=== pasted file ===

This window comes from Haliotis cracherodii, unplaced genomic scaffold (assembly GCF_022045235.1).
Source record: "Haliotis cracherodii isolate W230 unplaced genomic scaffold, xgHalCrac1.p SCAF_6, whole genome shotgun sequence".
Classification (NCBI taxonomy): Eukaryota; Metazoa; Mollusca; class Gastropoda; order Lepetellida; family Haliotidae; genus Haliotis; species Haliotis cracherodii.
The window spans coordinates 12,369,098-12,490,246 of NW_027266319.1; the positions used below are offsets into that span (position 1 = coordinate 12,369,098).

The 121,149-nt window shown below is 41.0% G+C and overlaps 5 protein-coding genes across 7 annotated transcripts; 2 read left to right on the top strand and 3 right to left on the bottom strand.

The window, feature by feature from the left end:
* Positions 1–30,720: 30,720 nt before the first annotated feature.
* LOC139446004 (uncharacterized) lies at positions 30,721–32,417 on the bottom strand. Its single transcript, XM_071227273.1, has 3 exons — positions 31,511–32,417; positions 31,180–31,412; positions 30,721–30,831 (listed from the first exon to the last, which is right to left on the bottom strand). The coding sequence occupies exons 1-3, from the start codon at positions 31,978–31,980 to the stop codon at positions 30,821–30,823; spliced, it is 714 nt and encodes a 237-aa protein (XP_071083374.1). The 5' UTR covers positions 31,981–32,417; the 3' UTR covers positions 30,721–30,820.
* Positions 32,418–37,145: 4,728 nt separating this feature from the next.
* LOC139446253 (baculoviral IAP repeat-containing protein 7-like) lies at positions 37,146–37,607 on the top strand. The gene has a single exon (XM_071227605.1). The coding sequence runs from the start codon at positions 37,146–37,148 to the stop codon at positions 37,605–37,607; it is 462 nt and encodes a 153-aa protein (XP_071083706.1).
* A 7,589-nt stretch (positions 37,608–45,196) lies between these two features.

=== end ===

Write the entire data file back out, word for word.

This window comes from Haliotis cracherodii, unplaced genomic scaffold (assembly GCF_022045235.1).
Source record: "Haliotis cracherodii isolate W230 unplaced genomic scaffold, xgHalCrac1.p SCAF_6, whole genome shotgun sequence".
Classification (NCBI taxonomy): Eukaryota; Metazoa; Mollusca; class Gastropoda; order Lepetellida; family Haliotidae; genus Haliotis; species Haliotis cracherodii.
The window spans coordinates 12,369,098-12,490,246 of NW_027266319.1; the positions used below are offsets into that span (position 1 = coordinate 12,369,098).

The 121,149-nt window shown below is 41.0% G+C and overlaps 5 protein-coding genes across 7 annotated transcripts; 2 read left to right on the top strand and 3 right to left on the bottom strand.

The window, feature by feature from the left end:
* Positions 1–30,720: 30,720 nt before the first annotated feature.
* LOC139446004 (uncharacterized) lies at positions 30,721–32,417 on the bottom strand. Its single transcript, XM_071227273.1, has 3 exons — positions 31,511–32,417; positions 31,180–31,412; positions 30,721–30,831 (listed from the first exon to the last, which is right to left on the bottom strand). The coding sequence occupies exons 1-3, from the start codon at positions 31,978–31,980 to the stop codon at positions 30,821–30,823; spliced, it is 714 nt and encodes a 237-aa protein (XP_071083374.1). The 5' UTR covers positions 31,981–32,417; the 3' UTR covers positions 30,721–30,820.
* Positions 32,418–37,145: 4,728 nt separating this feature from the next.
* LOC139446253 (baculoviral IAP repeat-containing protein 7-like) lies at positions 37,146–37,607 on the top strand. The gene has a single exon (XM_071227605.1). The coding sequence runs from the start codon at positions 37,146–37,148 to the stop codon at positions 37,605–37,607; it is 462 nt and encodes a 153-aa protein (XP_071083706.1).
* A 7,589-nt stretch (positions 37,608–45,196) lies between these two features.